Please use this identifier to cite or link to this item: https://hdl.handle.net/11681/4596
Title: A technique to assess the characteristics of bottom and subbottom marine sediments
Authors: Caulfield Engineering Group.
Geotechnical Laboratory (U.S.)
Dredging Research Program (U.S.)
McGee, Richard G.
Ballard, Robert F.
Caulfield, David D.
Keywords: Acoustic impedance
Acoustic subbottom profiling
Bottom sediments
Subbottom sediments
Dredging
Publisher: Hydraulics Laboratory (U.S.)
Engineer Research and Development Center (U.S.)
Description: Technical Report
Abstract: This report presents the theoretical concept, assembly, and field testing of a waterborne seismic acoustic impedance technique which has been developed to characterize bottom and subbottom sediments as they relate to removal by dredging. This method, developed under the Dredging Research Program (DRP), provides estimates of in situ density and soil type in a rapid, cost-effective manner using digital acoustic subbottom profiling methodology. In situ densities obtained by the acoustic impedance technique to date, when compared to those obtained by conventional means at several different sites under a wide variety of marine conditions, have statistically been with ±10 percent. However, only marine sediments considered to be fully saturated, inorganic, and uncontaminated have been investigated and "ground truthed." After comparisons with ground truth information and laboratory testing, a critical analysis of the acoustic impedance technique reveals it to be a valid and useful approach to bottom and subbottom material and density prediction. While some development is still needed to fully establish advantages and limitations, its potential usefulness warrants technology transfer now, provided proper cautions are observed. This suppositioin is corroborated by the fact that numerous reimbursable surveys have been successfully conducted while products were still in the development stage. Each site surveyed provided valuable input to the research and development evolutionary processes and enabled researchers to fine-tune procedures while still providing a useful and timely service to sponsoring Districts and Divisions.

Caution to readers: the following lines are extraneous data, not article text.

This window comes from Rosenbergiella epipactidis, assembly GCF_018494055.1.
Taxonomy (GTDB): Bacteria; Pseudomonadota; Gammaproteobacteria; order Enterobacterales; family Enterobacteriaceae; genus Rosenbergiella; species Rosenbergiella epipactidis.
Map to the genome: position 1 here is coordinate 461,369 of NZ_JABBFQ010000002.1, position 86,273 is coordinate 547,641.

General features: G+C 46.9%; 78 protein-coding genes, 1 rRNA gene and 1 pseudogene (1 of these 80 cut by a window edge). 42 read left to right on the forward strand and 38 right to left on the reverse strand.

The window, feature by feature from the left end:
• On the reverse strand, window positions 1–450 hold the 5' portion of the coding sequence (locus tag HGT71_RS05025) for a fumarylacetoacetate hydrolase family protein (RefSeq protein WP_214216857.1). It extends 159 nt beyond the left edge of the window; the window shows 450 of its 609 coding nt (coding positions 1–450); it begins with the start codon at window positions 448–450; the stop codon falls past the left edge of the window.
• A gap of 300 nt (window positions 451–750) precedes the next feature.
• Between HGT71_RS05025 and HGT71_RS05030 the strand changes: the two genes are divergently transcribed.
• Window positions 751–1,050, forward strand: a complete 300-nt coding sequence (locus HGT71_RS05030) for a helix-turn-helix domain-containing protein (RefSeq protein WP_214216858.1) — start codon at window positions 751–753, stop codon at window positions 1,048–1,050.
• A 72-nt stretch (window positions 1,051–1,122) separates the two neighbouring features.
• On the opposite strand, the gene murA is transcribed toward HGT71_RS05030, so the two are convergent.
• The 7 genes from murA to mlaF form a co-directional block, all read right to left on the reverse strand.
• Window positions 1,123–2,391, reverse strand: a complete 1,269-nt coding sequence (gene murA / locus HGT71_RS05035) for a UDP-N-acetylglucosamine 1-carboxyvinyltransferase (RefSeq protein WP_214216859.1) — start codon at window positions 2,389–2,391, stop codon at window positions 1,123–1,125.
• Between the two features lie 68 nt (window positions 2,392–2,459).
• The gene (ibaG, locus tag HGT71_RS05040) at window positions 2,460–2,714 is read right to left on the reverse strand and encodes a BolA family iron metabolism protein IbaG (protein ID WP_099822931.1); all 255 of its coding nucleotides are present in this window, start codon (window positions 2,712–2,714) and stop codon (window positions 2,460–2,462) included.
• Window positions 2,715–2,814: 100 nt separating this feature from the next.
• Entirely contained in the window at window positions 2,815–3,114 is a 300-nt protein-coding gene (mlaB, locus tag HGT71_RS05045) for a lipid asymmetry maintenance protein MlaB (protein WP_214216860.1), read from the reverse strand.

URI: http://hdl.handle.net/11681/4596
Appears in Collections:Technical Report

Files in This Item:
File Description SizeFormat 
13198.pdf96.91 MBAdobe PDFThumbnail
View/Open